Did you know that right here in New York, there's a pesky weed that could cause some serious trouble?

Giant hogweed (Heracleum mantegazzianum), originally from Eurasia, has become a real headache in New York. This tall plant was initially brought over for looks, but now it's spreading like crazy, causing all sorts of problems. Not only is it invasive, but it also packs a toxic punch that can affect your health.

Factors that Make Hogweed a Hazard

Giant hogweed is not your ordinary nuisance. It doesn't hurt you right away - a few things have to line up for it to cause trouble. First, the plant has to get damaged, like if you cut the stems, crush the leaves, or bruise the flowers. Then, its sap has to touch moist or sweaty skin. After that, when that skin gets hit by sunlight, it sets off a chain reaction.


Startling Consequences of Hogweed

Blisters: Within 24-48 hours of exposure, painful blisters may emerge, causing immense discomfort and anguish.

Skin Discoloration: Around 3-5 days after contact, the skin may undergo disfiguring discoloration.

Sun Sensitivity: The effects of giant hogweed can last for years, making the skin incredibly sensitive to sunlight.

Phytophotodermatitis: This skin condition triggered by giant hogweed's sap can rapidly get worse upon exposure to sunlight, and unfortunately, it lacks a simple treatment, creating a lingering concern for those affected.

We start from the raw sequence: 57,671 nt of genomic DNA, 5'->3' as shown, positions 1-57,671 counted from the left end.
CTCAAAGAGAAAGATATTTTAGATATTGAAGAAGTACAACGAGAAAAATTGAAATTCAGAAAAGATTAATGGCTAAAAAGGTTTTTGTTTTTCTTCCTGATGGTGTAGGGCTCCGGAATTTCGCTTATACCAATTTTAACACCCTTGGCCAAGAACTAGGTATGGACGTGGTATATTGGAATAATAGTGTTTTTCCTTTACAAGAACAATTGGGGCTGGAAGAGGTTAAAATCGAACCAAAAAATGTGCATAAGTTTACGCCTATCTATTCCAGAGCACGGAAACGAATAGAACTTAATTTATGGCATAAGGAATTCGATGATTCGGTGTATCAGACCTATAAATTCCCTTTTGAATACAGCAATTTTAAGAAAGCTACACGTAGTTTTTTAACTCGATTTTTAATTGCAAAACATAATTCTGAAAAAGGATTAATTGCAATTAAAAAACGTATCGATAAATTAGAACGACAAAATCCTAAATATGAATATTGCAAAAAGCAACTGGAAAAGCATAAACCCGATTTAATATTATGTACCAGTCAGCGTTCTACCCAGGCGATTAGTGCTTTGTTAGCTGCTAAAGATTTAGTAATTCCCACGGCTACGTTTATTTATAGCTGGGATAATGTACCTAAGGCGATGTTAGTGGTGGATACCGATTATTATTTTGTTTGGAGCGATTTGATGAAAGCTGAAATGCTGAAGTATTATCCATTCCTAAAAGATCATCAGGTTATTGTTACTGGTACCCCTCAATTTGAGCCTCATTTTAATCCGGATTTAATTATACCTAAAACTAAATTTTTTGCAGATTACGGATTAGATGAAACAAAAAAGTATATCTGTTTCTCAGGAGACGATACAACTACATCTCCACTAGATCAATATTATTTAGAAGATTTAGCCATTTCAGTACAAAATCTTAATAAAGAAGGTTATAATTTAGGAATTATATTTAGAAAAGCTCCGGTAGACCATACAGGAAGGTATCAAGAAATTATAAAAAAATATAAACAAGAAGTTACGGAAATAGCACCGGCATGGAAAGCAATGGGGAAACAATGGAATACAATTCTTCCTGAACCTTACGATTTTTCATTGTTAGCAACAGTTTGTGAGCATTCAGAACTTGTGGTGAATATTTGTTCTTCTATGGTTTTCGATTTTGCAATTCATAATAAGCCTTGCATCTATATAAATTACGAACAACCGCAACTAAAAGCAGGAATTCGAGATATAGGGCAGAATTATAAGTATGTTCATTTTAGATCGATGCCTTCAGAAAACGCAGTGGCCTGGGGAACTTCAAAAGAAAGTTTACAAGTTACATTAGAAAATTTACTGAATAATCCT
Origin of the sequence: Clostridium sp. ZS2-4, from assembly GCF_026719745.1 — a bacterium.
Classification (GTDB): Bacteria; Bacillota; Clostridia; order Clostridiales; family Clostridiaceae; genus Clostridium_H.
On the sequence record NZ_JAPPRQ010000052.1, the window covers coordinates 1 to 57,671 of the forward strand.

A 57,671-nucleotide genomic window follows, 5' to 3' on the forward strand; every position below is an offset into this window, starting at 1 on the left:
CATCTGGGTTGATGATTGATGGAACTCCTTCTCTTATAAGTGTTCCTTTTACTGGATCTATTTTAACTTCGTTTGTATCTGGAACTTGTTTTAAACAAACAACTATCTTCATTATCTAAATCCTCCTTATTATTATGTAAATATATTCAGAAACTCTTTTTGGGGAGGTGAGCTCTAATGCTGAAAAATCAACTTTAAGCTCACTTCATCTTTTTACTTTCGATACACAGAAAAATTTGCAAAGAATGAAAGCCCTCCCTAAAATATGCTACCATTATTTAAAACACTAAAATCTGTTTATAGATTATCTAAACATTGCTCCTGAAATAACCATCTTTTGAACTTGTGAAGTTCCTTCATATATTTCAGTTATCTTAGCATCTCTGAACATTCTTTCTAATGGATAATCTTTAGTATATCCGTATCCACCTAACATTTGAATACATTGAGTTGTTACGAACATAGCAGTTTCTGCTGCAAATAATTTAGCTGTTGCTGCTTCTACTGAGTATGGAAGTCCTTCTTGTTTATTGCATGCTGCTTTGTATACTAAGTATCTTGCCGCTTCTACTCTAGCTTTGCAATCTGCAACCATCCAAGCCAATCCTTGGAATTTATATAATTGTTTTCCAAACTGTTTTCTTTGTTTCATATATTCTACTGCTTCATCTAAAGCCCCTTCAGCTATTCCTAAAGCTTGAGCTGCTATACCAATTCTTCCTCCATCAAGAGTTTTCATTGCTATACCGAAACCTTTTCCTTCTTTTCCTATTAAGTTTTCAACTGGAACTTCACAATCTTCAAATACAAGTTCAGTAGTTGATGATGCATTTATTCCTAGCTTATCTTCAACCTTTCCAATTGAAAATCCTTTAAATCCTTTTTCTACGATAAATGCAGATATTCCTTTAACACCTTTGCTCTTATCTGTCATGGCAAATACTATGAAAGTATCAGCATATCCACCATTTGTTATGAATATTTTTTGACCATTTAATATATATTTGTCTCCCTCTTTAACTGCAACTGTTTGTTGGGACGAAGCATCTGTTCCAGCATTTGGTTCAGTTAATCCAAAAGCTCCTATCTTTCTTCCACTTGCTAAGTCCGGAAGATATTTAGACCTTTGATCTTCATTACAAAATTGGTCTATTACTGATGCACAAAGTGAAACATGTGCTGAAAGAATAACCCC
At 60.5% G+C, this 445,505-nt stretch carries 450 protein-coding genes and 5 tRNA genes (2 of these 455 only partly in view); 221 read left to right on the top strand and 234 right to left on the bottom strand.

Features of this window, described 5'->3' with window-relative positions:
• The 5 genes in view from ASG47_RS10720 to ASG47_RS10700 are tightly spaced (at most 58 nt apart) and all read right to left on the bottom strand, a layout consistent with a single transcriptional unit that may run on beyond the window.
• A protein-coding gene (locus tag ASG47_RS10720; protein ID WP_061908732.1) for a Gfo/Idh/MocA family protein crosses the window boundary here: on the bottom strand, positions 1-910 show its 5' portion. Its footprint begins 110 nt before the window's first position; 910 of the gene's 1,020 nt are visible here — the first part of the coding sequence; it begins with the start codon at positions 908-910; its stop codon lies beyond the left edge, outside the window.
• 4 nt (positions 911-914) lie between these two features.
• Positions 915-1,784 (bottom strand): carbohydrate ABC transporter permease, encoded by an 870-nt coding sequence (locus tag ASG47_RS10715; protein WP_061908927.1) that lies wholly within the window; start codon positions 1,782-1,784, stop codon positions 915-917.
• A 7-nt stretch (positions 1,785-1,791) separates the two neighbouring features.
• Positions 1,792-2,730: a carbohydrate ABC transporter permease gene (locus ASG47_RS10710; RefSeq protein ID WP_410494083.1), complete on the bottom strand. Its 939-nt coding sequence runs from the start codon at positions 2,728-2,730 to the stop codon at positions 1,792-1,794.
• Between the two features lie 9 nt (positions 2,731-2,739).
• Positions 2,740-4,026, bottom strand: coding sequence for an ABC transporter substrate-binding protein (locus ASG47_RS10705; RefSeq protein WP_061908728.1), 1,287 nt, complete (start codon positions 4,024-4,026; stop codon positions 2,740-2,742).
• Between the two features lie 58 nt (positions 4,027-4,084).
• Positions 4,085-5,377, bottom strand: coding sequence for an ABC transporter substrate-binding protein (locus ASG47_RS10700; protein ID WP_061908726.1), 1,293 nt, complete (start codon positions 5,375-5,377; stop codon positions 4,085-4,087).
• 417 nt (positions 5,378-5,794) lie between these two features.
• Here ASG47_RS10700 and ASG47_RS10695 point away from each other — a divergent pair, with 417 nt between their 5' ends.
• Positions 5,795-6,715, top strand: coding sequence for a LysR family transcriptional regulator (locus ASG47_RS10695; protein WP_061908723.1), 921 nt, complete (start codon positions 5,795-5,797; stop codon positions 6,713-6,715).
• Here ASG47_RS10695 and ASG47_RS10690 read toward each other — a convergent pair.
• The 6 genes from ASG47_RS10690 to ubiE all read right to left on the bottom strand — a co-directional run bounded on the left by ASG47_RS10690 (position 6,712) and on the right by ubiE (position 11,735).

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Is That Giant Hogweed in Your Yard?

Spotting giant hogweed can be a challenge because it looks similar to other plants. Some people mistake it for cow parsnip, water hemlock, poison hemlock, or wild parsnip. Giant hogweed is also often confused with flowers like Queen Anne's Lace. But the giveaway is its size - it grows a towering 15 to 20 feet tall with massive five-foot wide leaves and a bunch of white bristles. You'll also notice its hollow stems with funky purple blotches. It usually can be found in moist soils in most of New York.


Dealing with the Giant Hogweed Problem

If you find giant hogweed in your yard, you need to take care of it right away. Get in touch with your local environmental agency or some weed control experts - they've got the skills to handle this situation. They might try things like getting rid of the flower heads before the plant makes seeds or pulling up the roots in smaller infestations. For major outbreaks, involving over 400 plants, they might need to use some strong weed-killing stuff.

Stay Safe When Fighting Hogweed

If you're dealing with giant hogweed, be super careful and suit up with gloves and eye protection to avoid touching the toxic sap. And hold off on mowing your yard, unless you can keep at it often. The first time you mow can actually make the problem worse. You might also want to try rototilling your yard to mess up the plant's growth. And after you've been around it, give your shoes, mowers, and lawn gear a good wipe-down to stop the seeds from spreading.

5 of New York's Most Devastating Invasive Species

Here are 5 species that have invaded New York State and in some cases they must be killed. We are talking about fish that walk on land, plants that cause severe burns and insects that could wipe out a variety of crops that we rely on.

Keep an eye out for these species and you hike, work around the yard or do some fishing this year. Should you locate any of these it is important to report where and when you found them to the New York State DEC.

Gallery Credit: Karolyi

The 10 Most Invasive Animals & Insects in New York State

There's nothing worse than an unwanted guest.

Gallery Credit: Will Phillips

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